Brenner Basis Tunnel
Far below the Brenner Pass, the longest underground railway connection in the world is being built. The 64 km long Brenner Basis Tunnel (BBT) is a railway tunnel connecting Austria and Italy. The BBT tunnel system includes about 230 km of tunnels. 101 km have already been excavated. Four construction sites are currently in operation, two in Austria and two in Italy. I have had the possibility to document the ongoing work and to photograph the impressive construction site.
The BBT consists of two tubes, each 8.1 m wide, running 40-70 m apart from one another. These tubes are each equipped with a single track, meaning that train traffic through the tubes is one-way. The two tubes are linked every 333 m by connecting side tunnels. These can be used in emergencies as escape routes. This configuration conforms to the highest security standards for tunnels.
A peculiar feature of the Brenner Base Tunnel (BBT) is the exploratory tunnel running from one end to the other. This tunnel lies between the two main tunnels and about 12 m below them and with a diameter of 5 m is noticeably smaller than the main tubes. The excavations currently underway on the exploratory tunnel should provide information on the rock mass and thereby reduce construction costs and times to a minimum. The exploratory tunnel will be essential for drainage when the BBT becomes operational.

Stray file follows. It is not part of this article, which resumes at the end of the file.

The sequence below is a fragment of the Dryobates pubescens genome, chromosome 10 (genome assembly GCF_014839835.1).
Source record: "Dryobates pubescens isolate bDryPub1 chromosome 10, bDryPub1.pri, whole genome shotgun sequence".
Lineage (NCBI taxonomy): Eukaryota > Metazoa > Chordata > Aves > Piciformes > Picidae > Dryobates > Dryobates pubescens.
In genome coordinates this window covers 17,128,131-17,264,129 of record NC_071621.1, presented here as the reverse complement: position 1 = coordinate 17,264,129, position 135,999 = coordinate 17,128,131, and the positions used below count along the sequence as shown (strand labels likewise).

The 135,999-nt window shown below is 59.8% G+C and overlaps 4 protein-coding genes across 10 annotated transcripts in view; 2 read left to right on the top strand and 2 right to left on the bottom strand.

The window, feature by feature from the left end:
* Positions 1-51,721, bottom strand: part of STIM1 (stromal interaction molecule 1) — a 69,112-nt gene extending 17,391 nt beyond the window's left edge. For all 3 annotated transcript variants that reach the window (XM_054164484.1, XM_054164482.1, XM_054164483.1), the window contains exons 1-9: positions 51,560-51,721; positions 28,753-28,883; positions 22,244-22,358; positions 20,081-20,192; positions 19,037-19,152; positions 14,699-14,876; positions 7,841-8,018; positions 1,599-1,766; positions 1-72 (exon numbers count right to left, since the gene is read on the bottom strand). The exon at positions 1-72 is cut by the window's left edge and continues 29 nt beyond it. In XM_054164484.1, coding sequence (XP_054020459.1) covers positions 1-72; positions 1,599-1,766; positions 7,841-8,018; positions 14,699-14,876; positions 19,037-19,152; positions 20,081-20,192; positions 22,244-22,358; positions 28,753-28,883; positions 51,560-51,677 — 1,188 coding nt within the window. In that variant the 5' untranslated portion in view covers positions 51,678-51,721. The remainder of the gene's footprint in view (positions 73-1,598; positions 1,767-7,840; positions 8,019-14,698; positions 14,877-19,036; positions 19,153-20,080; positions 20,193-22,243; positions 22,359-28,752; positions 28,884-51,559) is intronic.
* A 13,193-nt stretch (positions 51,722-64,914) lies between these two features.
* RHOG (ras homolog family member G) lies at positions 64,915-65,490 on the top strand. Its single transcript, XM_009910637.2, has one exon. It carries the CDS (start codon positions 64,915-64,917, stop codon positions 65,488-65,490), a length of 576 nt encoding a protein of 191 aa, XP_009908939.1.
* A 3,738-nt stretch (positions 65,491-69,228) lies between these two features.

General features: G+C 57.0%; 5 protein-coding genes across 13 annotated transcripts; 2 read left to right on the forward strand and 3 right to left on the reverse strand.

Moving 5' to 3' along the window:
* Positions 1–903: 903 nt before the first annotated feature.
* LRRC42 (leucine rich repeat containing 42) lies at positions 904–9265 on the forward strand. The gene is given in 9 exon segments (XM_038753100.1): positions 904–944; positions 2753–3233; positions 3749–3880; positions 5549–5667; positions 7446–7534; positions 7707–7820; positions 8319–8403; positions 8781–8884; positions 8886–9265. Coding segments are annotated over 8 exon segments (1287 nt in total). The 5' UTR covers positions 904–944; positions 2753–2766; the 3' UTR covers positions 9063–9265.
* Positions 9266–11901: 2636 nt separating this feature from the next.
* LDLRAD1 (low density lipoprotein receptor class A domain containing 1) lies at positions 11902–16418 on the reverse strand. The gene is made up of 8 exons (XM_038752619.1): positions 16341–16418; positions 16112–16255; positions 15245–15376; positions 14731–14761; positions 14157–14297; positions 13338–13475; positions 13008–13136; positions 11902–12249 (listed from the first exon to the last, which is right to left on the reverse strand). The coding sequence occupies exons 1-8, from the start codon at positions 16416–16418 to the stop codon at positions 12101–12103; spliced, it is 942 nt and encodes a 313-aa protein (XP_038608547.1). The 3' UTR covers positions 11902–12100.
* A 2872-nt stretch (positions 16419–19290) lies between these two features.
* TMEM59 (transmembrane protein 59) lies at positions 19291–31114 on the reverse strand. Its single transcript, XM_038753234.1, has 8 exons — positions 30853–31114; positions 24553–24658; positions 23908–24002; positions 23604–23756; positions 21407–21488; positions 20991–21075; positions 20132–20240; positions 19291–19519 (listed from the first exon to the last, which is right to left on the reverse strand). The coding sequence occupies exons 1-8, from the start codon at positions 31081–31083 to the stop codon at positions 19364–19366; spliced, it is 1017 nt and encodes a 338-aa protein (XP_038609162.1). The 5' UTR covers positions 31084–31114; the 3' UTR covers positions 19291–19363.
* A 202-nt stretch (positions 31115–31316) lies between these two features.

The BBT runs for 64 km between Tulfes/Innsbruck and Fortezza, making it the longest underground railway stretch in the word. The BBT ends in Innsbruck in the existing railway bypass tunnel, which ends in Tulfes. A new rescue tunnel is being built running parallel to the bypass. The two-tube tunnel system between Innsbruck and Fortezza is 55 km long.